37 England and Japan
Clare is from England but works in Japan. She compares the two countries.
- Audio Notes
Todd: Clare, you're from England.
Clare: That's right.
Todd: How would you compare England and Japan?
Clare: Well, I think, let's take price-wise, they're actually quite similar. Well, not, maybe not England as a whole but, say Japan and London is very similar, I found in supermarkets, in housing, and things like that. In other respects, the people are certainly different. I mean, British people are renowned to be very polite as Japanese people are too, and Japanese people are very helpful as well, probably more so than British people I would say. Mm, what else?
Todd: What about the weather?
Clare: The weather? Well, it's been raining a lot in Japan recently so we could say that it's quite similar, although actually, when I was e-mailing my parents, they've been going on about how there hasn't been much rain the past couple of months and how they think there is going to be a drought. That typical British stereotype of the weather is not true at the minute and it's probably wetter in Japan, but yeah, I think that climate wise it's quite similar in terms of temperature. It's definitely much more humid here than at home.
Todd: OK. Thanks a lot.
Price-wise, England and Japan are similar.
When you compare two things or places 'price-wise' you are comparing them in terms of the cost of things and life. We can use the word '-wise' after a noun to show that we are referring to that particular characteristic. Notice the following:
- It's better to go that way distance-wise.
- Weather-wise I preferred living on the beach.
renowned (to be)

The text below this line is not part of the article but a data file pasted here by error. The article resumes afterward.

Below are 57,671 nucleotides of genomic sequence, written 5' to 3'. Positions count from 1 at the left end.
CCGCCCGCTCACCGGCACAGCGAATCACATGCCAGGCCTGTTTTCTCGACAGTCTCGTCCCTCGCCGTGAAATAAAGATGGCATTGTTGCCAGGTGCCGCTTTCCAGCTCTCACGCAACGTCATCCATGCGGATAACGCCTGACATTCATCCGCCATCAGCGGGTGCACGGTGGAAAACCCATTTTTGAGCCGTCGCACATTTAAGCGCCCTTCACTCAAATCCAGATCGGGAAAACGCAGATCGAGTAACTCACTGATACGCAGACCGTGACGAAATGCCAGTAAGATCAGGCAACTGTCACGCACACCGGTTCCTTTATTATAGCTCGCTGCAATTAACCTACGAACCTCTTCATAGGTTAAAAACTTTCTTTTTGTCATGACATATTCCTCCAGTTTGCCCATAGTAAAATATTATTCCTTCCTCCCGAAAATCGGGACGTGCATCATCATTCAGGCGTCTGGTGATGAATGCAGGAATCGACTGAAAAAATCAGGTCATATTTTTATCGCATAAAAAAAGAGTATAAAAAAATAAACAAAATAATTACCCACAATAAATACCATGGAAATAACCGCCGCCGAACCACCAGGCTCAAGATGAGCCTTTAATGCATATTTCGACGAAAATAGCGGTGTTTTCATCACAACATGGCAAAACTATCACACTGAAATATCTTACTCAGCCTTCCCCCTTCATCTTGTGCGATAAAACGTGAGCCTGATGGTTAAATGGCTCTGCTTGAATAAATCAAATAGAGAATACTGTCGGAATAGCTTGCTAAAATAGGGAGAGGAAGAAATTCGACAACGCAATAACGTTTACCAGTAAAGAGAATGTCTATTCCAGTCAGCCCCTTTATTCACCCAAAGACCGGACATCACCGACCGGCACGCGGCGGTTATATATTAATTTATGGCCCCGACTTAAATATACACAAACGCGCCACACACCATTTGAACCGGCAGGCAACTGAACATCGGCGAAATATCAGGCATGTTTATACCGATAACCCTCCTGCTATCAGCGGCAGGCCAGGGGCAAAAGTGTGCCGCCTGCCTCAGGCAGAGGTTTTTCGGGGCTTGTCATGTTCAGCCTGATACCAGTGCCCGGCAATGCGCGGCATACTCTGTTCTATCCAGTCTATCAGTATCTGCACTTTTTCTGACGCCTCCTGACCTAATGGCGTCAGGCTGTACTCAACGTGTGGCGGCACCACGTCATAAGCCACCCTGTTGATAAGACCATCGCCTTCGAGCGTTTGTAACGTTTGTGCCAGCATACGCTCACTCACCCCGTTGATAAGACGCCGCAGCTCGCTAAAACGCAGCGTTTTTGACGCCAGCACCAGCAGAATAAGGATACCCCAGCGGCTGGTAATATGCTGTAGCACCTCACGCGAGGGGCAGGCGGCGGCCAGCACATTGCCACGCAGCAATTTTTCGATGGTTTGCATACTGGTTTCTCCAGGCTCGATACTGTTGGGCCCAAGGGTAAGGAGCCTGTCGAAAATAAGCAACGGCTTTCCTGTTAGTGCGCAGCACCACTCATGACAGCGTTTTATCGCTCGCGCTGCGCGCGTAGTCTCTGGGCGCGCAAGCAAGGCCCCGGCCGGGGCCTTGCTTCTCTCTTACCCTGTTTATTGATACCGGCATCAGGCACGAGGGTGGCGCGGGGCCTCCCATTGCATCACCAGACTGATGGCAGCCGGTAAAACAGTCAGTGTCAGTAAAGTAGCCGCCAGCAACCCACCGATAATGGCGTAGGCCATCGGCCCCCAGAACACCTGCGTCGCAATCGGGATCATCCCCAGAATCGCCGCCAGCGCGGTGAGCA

British people are renowned to be very polite.
If a group of people or a place is 'renowned' to be or for something in particular this aspect is very well known. We can replace this phrase with 'considered to be' or 'known to be.' Notice the following:
- That road is renowned to be very dangerous.
- Thailand is renowned to have beautiful beaches.
go on about
My parents were going on about how they think there's going
to be a
When someone 'goes on about' something they continuing talking about the topic. Notice the following:
- He can go on about plants for hours.
- She just went on and on about her new boyfriend.
or at the
The British stereotype of the weather is not true at the
A 'stereotype' is a common idea about a place or a group of people. When we use the phrase 'at the minute' we are showing that we are referring to the conditions or situation right now. Notice the following:
- The stereotype about Americans being loud is generally
- What are you doing at the minute?
It's definitely much more humid here than at home.
A place is 'humid' if there is a lot of moisture in the air, and is usually expressed when the weather is also hot. This happens frequently when a place experiences a lot of rain. Notice the following:
- The jungle is more humid than the coast..
- It is so humid today that I can't stop sweating.